Similarly in pre-modern times a woman might have gotten married and had sex with her husband, and had children, even if she was completely turned off by males.  In many societies, a man was allowed to have sex with his wife whenever he wanted, whether she wanted to or not.  But a woman who doesn't enjoy sex is likely to get out of bed immediately afterward and do something else (which reduces the chance of conception).

I also note that in some societies the marriages were arranged by the parents, and the adolescents being married off had little or no say in the matter.  Some variation of this practice persisted at least into the 1950s; it was considered normal among the upper class (those with inherited wealth).  If the couple didn't find each other attractive, they would be married, possibly produce some children to make their parents happy, but look elsewhere for sexual pleasure.

Nonetheless, anybody who has ever been married or even shacked up will understand the concept of "shalom ha-bayit": peace in the house.  A man may be allowed to force himself on his wife, but an unhappy wife does not lead to delicious meals, a clean and neat house, and other things that the man might like to have.  Not to mention that women were often found in the kitchen holding a heavy pot or skillet, or a rolling pin.  So men usually learn to make some accommodation with their wife, in sexual and other matters.

So... exclusive homosexuality is a significant disadvantage in terms of passing on your genes.  Even  being bisexual creates some disadvantage.  That being the case, why haven't the genes for homosexual orientation disappeared from our genome?

There are several possibilities.  Two that I like:

1. The "maiden aunt" hypothesis: Let's say that an ancient tribe faced a problem(*) that could wipe out the whole tribe, but happened rarely, about once in 100 or even 200 years.  Often, no living member of the tribe would remember the last time it happened, and -- in particular -- what the tribe did to get through it.  Remember, this is before the invention of writing.  Some history gets transmitted orally, but details can get lost over the generations.  Men can live to be 80 or so, even in primitive societies, but women are likely to die before menopause, worn out by frequent children.  Also remember that in many primitive groups, the men and women have separate councils, oral traditions, etc.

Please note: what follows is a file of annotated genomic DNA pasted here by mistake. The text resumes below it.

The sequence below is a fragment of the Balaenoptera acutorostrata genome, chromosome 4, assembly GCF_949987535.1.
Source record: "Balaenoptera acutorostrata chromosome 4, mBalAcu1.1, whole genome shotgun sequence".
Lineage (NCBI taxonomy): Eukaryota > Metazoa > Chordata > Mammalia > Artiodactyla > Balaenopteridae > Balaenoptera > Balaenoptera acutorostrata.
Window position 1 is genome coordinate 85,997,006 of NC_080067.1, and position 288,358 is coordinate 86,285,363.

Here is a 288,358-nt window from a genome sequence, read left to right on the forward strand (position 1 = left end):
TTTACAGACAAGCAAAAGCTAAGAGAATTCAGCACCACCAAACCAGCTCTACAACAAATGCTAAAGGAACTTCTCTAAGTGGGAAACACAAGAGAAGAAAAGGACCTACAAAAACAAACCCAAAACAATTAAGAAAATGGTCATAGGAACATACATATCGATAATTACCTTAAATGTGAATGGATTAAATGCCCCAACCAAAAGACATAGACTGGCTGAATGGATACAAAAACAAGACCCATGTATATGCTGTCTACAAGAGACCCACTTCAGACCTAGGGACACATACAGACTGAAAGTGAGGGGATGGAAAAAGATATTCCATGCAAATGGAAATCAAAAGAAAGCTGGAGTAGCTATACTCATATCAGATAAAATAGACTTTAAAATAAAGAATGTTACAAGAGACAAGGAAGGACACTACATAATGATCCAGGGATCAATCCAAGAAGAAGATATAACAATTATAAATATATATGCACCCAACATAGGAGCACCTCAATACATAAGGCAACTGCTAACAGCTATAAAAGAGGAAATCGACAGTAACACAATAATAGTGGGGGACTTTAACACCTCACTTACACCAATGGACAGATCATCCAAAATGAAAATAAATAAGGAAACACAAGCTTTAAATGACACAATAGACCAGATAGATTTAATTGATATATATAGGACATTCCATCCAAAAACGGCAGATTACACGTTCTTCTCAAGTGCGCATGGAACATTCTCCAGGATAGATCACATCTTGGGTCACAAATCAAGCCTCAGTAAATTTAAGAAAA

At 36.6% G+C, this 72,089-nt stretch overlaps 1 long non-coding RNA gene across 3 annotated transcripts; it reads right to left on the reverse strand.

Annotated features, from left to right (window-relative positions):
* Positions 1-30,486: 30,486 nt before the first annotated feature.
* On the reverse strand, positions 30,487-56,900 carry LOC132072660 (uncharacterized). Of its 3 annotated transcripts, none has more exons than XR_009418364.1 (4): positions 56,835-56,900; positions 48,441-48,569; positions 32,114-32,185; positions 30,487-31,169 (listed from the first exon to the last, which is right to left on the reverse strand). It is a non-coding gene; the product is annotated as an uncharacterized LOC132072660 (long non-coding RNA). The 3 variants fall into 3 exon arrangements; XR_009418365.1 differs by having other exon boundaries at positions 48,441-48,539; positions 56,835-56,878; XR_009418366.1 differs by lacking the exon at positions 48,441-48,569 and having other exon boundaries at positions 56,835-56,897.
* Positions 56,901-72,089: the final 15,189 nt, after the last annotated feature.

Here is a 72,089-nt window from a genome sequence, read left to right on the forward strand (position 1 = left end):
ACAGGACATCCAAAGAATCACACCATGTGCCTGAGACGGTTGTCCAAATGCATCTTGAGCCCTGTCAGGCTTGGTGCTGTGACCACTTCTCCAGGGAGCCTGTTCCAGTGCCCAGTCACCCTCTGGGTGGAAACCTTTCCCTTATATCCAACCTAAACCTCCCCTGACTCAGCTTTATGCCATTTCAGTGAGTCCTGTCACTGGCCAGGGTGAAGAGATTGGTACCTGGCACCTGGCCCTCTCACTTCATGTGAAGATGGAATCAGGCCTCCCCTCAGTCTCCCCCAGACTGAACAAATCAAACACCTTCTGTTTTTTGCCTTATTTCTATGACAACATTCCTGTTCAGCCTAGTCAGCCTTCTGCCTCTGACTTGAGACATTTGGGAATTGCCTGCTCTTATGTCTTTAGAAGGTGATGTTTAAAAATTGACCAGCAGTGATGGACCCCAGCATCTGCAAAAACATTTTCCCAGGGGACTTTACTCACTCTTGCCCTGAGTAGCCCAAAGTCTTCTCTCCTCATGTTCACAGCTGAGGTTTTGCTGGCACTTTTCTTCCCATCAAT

(*) E.g., locusts, extreme drought, tsunami.

So it's useful having a few 80-year-old women around.  They can transmit their memories of "how we coped with X disaster" to the younger women, who will pass it down etc.  And the simplest way to have 80yo women is to have women who never have children; in a primitive society that means they don't have sex with men.  So, the "homosexual" gene may have been the "maiden aunt" gene (which would manifest in men as exclusive interest in men).

2. Recent studies have shown that there is no single "gay gene".  That is, there is no single allele (gene-variant) which always causes homosexuality.  Current genetic theory suggests that several different gene-sites are involved, and that exclusive same-sex interest occurs only when multiple sites contain the less-common allele.

What if each of those genes, separately, were beneficial?  At least one study suggests that one of the genes involved also causes increased fertility in heterosexuals.  Or perhaps some of the genes are beneficial when paired with the more common counterpart, but genetically disadvantageous when homozygous.  A gene like that is likely to be preserved: if only one parent carries the gene, you will have an advantage.  Even if both parents are carriers, you have only a 25% chance of being disadvantaged, but a 50% chance of gaining an advantage.

One easy example of this type of thing is sickle-cell anemia.  This is a genetic disease which produces misshapen red blood cells that clog up capillaries.  If you are homozygous for this gene, you have the disease.  Even moderate exertion will be painful or crippling, and your chance of surviving to raise children is very low without modern medicine.  But, if you are heterozygous, you have nearly normal red blood cells. The cells will "sickle" if you go up to high altitudes, or if you become dehydrated, but most of the time they cause no trouble.  But let's say that you become infected with the Malaria plasmodium.  When the plasmodium infects a red blood cell, the cell "sickles" and is destroyed by the bodies normal mechanism for clearing out dead or useless cells.  As a result, the plasmodium does not reproduce.

So, sickle-cell disease is an advantage in areas where Malaria is common -- primarily tropical and sub-tropical areas.  And, in fact Sickle-cell Disease is most common in people from semi-tropical Africa and areas around the Mediterranean sea.

Bottom line: it is likely that homosexuality is caused by some combination of genes that are individually advantageous, or that are advantageous when heterozygous but not when homozygous.